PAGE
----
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Possible Health Effects of Exposure to Residential Electric and Magnetic Fields µT and 5 of 21 have fields below 0.2 µT, so that if a person lives in an HCC house, that person is 3.4 times more likely than a person in an LCC house (a 77% chance) to have an exposure over 0.2 µT. Similarly, if a person lives in an LCC house, that person is 3.8 times more likely than a person in an HCC house (a 79% chance) to have a personal exposure of 0.2 µT or less. The Enertech and Geomet studies were small, so the analyses are statistically unreliable regardless of how the calculations are done. The same analysis can be done with data from the much larger EMDEX residential study. As seen in Table B-3, if a person lives in an HCC house, that person is 1.8 times more likely than a person in an LCC house to have a personal exposure over 0.2 µT (a 64% chance). If a person lives in an LCC house, that person is 1.7 times more likely than a person in an HCC house to have a personal exposure under 0.2 µT (a 63% chance). Data from the 1,000-homes study permits the same type of calculation for average spot measurements at the centers of bedrooms instead of personal exposure (Table B-4). An HCC house is 2.3 times more likely than an LCC house to have a bedroom field over 0.2 µT (a 70% chance). A LCC house is 1.8 times more likely than an HCC house to have a bedroom field under 0.2 µT (a 64% chance). The EMDEX residential study data permits the same calculation. Using a long-term mean magnetic field (Table B-5), an HCC house is 1.9 times more likely than an LCC house to have a bedroom field over 0.2 µT (a 66% chance). An LCC house is 1.5 times more likely than an HCC house to have a bedroom field under 0.2 µT (a 60% chance). TABLE B-3 Personal-Exposure Data from the EMDEX Study (EPRI 1993c)   Wire Code Field LCC HCC Total Houses <0.2 µT 357 190 547 >0.2 µT 83 137 220 Total houses 440 327 767 TABLE B-4 Spot-Measurement Data from the 1,000-Homes Study (EPRI 1993a,b)   Wire Code Field LCC HCC Total Houses <0.2 µT 667 223 890 >0.2 µT 39 54 93 Total houses 706 277 983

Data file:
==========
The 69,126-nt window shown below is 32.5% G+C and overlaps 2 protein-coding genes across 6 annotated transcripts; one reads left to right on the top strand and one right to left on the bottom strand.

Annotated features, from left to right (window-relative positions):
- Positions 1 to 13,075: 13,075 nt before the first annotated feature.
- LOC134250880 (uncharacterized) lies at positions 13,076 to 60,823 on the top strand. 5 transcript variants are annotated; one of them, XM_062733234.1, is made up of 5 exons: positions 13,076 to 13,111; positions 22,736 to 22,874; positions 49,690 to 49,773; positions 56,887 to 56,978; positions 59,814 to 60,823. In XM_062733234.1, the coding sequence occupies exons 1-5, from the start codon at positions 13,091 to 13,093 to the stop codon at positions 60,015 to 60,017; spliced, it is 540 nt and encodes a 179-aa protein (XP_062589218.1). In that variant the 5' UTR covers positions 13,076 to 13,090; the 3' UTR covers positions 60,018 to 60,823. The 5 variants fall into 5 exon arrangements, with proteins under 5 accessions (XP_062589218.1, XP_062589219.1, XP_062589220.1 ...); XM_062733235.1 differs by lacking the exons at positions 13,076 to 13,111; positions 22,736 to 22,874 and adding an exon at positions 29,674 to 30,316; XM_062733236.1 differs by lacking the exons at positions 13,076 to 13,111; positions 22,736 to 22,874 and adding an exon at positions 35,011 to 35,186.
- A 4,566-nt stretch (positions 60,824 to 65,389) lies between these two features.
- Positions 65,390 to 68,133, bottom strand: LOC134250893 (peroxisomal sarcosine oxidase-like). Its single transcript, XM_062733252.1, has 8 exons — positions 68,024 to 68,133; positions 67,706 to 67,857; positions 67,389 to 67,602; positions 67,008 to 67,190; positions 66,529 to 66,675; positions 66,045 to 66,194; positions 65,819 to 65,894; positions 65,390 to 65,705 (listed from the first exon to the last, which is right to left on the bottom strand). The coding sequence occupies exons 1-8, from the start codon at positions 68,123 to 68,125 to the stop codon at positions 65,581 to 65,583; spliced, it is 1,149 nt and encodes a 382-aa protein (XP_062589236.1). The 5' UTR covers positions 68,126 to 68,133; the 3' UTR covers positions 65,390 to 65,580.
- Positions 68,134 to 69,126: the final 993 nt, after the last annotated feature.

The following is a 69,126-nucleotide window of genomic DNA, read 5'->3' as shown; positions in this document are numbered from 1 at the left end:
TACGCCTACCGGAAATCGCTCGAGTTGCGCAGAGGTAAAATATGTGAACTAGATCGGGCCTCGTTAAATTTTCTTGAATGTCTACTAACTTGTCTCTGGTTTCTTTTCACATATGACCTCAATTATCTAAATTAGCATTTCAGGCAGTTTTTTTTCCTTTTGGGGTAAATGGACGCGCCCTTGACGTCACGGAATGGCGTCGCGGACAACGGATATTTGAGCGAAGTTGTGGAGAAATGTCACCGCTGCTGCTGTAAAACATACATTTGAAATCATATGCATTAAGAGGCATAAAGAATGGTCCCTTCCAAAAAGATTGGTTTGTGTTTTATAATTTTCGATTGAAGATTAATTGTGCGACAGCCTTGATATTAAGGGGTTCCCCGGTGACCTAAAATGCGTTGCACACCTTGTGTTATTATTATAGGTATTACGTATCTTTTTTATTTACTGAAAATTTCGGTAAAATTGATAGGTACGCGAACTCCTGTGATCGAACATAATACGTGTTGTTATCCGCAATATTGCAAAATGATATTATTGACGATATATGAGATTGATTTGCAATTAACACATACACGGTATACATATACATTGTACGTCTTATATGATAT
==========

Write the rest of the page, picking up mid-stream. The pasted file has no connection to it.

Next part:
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Possible Health Effects of Exposure to Residential Electric and Magnetic Fields TABLE B-5 Long-Term Measurements from the EMDEX Study (EPRI 1993c)   Wire Code Field LCC HCC Total Houses <0.2 µT 476 267 743 >0.2 µT 58 134 192 Total houses 534 401 935 WIRE CODES AND PERSONAL EXPOSURE TO MAGNETIC FIELDS The ultimate inferences from wire codes pertain not to characterizing the home's magnetic fields but rather characterizing the home occupant's magnetic-field exposure. A few studies mentioned above have obtained data pertinent to addressing the question of the extent to which wire codes provide valid estimates of individual exposure. Wire codes reflect only power-line fields, which, as noted above, are only part of the residential exposure. Spot and long-term-average measurements are generally made near the centers of rooms away from obvious sources of magnetic fields, and personal-exposure measurements are made while the subjects move around the house. Because the subjects occasionally use or are close to appliances, personal-exposure measurements are generally higher than the spot or long-term-average magnetic-field measurements. Based on the measurements reported above, it appears that the average grounding system contributes about 0.02 µT (0.2 mG) to residential personal exposure (regardless of wire code); appliances contribute between 0.02 and 0.03 µT, and power lines contribute the remainder (0.02, 0.04, 0.06, and 0.10 µT for VLCC, OLCC, OHCC, and VHCC wire codes, respectively). It should not be surprising, therefore, that wire codes account for only a relatively small fraction of the variance in residential background fields and residential personal exposure (approximately 18%). Most of the variance between people in personal exposure is a result of variation in exposure to residential sources (appliances and grounding system); in a recent study of children, the correlation coefficient between log-transformed 24-hr residential background fields and total personal exposure was 0.97 (Kaune et al. 1994). Although the literature on wire codes, residential measurements, and personal exposure to magnetic fields is still quite incomplete, some tentative conclusions can be drawn. The replicated association of wire codes with residential magnetic fields extends to an association between wire codes and personal time-integrated exposure. As shown in the last section, use of wire codes to classify personal exposure into broad magnetic field categories (e.g., greater than 0.2 µT and less than 0.2 µT) appears to be somewhat more accurate than estimation of actual levels of exposure, for which the proportion of magnetic fields accounted for is